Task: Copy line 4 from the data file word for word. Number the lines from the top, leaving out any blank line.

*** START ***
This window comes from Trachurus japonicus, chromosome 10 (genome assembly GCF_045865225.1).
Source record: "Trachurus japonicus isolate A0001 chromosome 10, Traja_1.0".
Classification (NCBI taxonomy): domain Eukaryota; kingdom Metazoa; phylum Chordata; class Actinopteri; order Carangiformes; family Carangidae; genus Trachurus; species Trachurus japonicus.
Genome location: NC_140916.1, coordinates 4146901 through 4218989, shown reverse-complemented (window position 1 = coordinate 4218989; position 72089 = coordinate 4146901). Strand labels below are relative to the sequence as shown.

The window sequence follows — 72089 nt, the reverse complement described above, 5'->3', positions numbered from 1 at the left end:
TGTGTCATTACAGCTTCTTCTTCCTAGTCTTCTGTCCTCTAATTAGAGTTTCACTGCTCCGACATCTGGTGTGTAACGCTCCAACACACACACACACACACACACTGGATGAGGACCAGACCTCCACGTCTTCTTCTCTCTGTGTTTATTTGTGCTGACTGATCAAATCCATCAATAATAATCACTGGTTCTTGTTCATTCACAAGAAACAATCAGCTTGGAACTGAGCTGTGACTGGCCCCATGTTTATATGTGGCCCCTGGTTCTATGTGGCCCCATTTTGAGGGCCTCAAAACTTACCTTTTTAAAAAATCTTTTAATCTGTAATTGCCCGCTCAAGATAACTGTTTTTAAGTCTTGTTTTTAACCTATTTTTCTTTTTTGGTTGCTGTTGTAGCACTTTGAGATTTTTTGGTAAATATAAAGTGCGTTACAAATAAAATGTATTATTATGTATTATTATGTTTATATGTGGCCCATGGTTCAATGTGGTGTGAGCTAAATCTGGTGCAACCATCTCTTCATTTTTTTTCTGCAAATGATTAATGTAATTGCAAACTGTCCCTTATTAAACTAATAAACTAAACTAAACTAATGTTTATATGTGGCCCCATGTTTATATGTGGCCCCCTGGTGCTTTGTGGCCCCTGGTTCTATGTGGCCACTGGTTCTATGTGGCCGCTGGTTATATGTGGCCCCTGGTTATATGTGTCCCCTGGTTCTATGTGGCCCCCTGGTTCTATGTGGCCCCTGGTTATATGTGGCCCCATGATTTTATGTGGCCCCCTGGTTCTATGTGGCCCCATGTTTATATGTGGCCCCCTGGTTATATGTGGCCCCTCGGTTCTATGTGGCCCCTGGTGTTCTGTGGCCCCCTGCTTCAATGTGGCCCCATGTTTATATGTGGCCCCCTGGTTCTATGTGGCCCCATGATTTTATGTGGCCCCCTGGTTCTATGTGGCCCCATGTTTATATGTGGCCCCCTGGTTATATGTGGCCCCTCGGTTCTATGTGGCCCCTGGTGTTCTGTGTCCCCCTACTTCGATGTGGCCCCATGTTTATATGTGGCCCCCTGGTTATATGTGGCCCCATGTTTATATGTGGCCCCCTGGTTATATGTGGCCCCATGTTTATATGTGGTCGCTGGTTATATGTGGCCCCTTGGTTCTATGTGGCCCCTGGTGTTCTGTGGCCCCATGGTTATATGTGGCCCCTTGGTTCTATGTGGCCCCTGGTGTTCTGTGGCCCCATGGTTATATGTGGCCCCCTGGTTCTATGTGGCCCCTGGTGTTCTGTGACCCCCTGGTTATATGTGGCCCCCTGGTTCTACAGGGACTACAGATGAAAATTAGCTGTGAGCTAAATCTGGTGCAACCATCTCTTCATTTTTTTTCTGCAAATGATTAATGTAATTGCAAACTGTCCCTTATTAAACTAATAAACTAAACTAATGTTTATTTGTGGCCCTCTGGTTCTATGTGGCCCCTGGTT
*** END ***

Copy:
Genome location: NC_140916.1, coordinates 4146901 through 4218989, shown reverse-complemented (window position 1 = coordinate 4218989; position 72089 = coordinate 4146901). Strand labels below are relative to the sequence as shown.